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updated 8/2/2011 7:50:35 PM ET 2011-08-02T23:50:35

A medication commonly used to treat post-traumatic stress disorder in combat veterans may not be effective in reducing overall PTSD severity, a new study shows.

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The six-month randomized, controlled trial found that the antipsychotic medication risperidone worked no better than a placebo in alleviating typical PTSD symptoms in patients who had been suffering from the disorder long-term or who continued to suffer symptoms after being treated with antidepressants.

The medication also failed to quell depression and anxiety, researchers reported today in the Journal of the American Medical Association.

“PTSD is the most common — and most costly to treat — disorder seen by the VA psychiatry services,” said the study’s lead author, Dr. John H. Krystal, professor and chair of the department of psychiatry at Yale University and director of the clinical neuroscience division of the Veterans Administration National Center for PTSD. “It’s a huge problem.”

Standard treatments, including antidepressants like Zoloft and Paxil, help a lot of people with the disorder. But studies have suggested that these drugs don’t work so well for people who have had multiple traumas or chronic PTSD, Krystal said. So doctors have turned to alternative medications like risperidone to add to antidepressant therapies.

Risperidone is an antipsychotic medication used to treat mental illnesses such as schizophrenia, bipolar disorder and irritability associated with autism disorder. In 2009, nearly 87,000 veterans diagnosed with PTSD received an antipsychotic prescription, with nearly 94 percent of them for second-generation antipsychotics such as risperidone.

Krystal and others suspect that the new findings will affect the prescribing habits of doctors trying to help patients suffering from PTSD.

“So here we have the situation where one of the most commonly prescribed medications for the treatment of PTSD turns out not to be effective in reducing the overall severity of PTSD or improving other types of outcomes, such as quality of life,” Krystal said. “Which really gives you pause.”

The new study followed 247 veterans with military-related PTSD, half of whom received risperidone while the other half got placebos. If patients were already taking PTSD medications such as antidepressants, they continued to take these medications along with the risperidone.

At the end of the study, the researchers were surprised to see that risperidone was no more effective in reducing the severity of PTSD than placebos.

“We fully expected we would find it to be effective on the basis of preliminary studies that found risperidone effective and because it was so widely prescribed,” Krystal said. “But we found that it was not only not better than placebo at reducing overall symptoms, but also it was not better in reducing anxiety, depression, or in improving quality of life.”

The researchers also found that the medication was associated with side effects, such as weight gain, sleepiness, and drowsiness.

Drug did relieve nightmares, nervousness
Risperidone did provide a little relief for certain types of symptoms, Krystal said. “It was statistically effective in reducing symptoms such as nightmares, flashbacks, and daydreams that included intrusive thoughts about the trauma,” he explained. “It also helped with hyperarousal symptoms such as nervousness and jumpiness.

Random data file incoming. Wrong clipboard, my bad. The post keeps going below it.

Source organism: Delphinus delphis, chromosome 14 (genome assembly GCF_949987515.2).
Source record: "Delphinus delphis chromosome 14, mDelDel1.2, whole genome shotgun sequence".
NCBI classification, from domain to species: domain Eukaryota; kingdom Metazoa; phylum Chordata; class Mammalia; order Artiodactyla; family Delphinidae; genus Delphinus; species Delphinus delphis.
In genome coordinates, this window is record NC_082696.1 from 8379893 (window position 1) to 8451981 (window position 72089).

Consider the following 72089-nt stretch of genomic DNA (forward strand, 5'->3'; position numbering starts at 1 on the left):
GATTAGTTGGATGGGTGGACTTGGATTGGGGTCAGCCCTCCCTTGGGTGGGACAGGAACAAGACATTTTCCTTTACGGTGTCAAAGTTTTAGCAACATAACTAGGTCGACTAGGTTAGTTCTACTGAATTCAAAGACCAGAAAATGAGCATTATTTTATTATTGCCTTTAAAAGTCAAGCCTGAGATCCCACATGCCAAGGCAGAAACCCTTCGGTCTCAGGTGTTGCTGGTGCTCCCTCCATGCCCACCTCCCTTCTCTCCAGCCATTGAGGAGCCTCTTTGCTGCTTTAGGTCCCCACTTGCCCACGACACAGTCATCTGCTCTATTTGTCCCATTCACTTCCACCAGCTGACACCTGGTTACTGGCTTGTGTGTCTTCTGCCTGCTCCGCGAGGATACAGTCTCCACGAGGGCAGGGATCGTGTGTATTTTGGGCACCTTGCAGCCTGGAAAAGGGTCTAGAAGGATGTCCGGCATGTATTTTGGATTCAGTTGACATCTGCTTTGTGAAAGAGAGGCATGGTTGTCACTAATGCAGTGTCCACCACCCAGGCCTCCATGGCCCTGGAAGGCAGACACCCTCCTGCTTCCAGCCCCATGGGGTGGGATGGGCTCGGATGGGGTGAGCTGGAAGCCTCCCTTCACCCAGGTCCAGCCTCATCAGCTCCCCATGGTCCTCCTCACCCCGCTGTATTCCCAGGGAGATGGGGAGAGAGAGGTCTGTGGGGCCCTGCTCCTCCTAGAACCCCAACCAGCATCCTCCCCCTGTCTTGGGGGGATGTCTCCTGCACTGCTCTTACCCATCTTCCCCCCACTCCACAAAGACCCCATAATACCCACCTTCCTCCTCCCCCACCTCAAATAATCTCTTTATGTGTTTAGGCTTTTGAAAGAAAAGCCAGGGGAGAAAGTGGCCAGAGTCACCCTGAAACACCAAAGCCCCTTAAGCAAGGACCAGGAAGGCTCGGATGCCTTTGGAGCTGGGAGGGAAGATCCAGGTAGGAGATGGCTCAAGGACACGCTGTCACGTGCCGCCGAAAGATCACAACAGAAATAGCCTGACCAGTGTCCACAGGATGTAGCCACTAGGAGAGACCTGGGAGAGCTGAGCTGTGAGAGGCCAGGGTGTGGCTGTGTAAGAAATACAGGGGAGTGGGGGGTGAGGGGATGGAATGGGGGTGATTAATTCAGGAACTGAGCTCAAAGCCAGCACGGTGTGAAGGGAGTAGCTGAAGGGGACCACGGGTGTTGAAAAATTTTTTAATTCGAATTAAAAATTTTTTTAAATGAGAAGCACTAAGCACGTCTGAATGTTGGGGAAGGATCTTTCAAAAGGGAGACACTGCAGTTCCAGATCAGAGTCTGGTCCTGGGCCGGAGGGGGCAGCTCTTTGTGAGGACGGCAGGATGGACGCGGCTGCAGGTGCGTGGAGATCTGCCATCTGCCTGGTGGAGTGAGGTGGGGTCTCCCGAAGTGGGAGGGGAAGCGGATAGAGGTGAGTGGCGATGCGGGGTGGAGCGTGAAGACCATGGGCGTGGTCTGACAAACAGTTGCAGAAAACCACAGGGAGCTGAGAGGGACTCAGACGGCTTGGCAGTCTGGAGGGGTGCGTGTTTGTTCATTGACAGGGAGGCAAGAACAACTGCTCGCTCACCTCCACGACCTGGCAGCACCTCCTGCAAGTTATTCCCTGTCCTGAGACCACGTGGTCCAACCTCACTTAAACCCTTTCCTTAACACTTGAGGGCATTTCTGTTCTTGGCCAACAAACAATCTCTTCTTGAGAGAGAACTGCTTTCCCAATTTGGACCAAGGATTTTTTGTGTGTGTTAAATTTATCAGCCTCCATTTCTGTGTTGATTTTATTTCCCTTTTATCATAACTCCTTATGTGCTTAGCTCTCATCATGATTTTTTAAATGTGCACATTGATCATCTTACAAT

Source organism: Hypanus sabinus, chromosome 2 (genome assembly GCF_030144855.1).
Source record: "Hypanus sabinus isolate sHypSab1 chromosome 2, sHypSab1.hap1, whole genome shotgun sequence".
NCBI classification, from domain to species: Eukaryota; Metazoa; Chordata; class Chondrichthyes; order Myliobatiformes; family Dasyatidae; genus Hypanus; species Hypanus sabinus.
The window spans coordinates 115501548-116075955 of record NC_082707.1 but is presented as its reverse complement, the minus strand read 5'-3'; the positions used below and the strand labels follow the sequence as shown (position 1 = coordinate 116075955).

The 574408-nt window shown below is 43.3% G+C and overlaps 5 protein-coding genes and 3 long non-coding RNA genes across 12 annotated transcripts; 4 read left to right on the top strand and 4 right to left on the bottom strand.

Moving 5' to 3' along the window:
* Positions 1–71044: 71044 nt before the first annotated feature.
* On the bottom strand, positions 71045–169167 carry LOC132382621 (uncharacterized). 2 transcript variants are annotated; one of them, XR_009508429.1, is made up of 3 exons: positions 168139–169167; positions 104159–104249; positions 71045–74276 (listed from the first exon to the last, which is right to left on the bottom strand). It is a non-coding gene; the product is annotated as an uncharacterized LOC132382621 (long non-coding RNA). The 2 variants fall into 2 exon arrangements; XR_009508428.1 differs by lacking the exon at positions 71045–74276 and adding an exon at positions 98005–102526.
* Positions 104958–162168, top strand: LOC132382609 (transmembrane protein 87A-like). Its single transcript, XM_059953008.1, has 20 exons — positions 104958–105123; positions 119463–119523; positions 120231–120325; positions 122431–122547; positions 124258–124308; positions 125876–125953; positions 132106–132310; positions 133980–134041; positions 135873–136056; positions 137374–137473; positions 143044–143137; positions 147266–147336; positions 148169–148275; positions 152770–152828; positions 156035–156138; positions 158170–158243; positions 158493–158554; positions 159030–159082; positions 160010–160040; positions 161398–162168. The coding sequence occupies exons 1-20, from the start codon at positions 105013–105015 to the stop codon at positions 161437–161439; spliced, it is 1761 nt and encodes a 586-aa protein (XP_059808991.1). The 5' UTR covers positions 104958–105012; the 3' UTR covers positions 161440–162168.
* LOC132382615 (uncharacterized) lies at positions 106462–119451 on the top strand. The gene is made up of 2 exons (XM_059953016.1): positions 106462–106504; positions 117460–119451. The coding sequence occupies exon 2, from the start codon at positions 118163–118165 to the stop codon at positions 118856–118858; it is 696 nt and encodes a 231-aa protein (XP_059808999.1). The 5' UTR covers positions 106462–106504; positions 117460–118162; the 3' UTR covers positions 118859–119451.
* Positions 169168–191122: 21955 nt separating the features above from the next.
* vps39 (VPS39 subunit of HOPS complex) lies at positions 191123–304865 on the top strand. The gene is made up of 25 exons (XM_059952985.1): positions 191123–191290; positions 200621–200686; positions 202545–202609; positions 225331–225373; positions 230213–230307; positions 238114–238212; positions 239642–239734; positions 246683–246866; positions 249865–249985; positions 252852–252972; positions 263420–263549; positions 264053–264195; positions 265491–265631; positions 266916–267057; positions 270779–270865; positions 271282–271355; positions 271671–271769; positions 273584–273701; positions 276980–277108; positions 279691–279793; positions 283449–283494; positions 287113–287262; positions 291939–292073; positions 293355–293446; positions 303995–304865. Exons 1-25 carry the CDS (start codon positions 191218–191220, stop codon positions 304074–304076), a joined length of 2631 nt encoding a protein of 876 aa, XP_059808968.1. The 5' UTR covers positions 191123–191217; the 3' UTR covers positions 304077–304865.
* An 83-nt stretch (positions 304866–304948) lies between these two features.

“But the size of the effect was very small and it wasn’t clear to us that these changes were really clinically significant. And they were not associated with other changes, like improvement in quality of life or overall clinical impression.”

Krystal cautioned that the study might not apply to all PTSD patients. That’s because the study did not include patients who suffered from high levels of psychosis as a result of their PTSD. Those patients might receive more benefit from risperidone, Krystal said.

Experts welcomed the new results, even if they were disappointed to see that the medication wasn’t effective.

“You need a study like this to show that the medication isn’t as effective as we had hoped,” said Dr. Steven Berkowitz, an associate professor of clinical psychiatry at the University of Pennsylvania and director of the Penn Center on Child and Family Trauma Response and Recovery.

Such studies may prompt more people to seek help from psychotherapy, Berkowitz said. While medications seem to offer a quick and easy answer, they can fall short when it comes to treating complex disorders like PTSD, he added.

“Often we try to find things that are effective but easy to use,” Berkowitz said. “But medications aren’t, by and large, as effective as psychotherapy and they come with a lot of side effects.”

The new study highlights the need for a wider range of treatments, said Dr. Ian Cook, the Miller professor of psychiatry at the University of California, Los Angeles.

“PTSD is a fairly common illness, affecting seven to eight million Americans,” Cook said. “The challenge is to try to help the many for whom first and second line treatments don’t work. About 30 percent of people with PTSD will develop a chronic form that goes on and on for years.”

Cook hopes that this study won’t discourage people from seeking help. “PTSD can be such a dangerous illness,” he explained. “People really need to get treatment. It can lead to suicide. It can lead to violence when someone is having a flashback. People need to get care.”

Linda Carroll is a health and science writer living in New Jersey. Her work has appeared in The New York Times, Newsday, Health magazine and SmartMoney. She is co-author of the new book "The Concussion Crisis: Anatomy of a Silent Epidemic."

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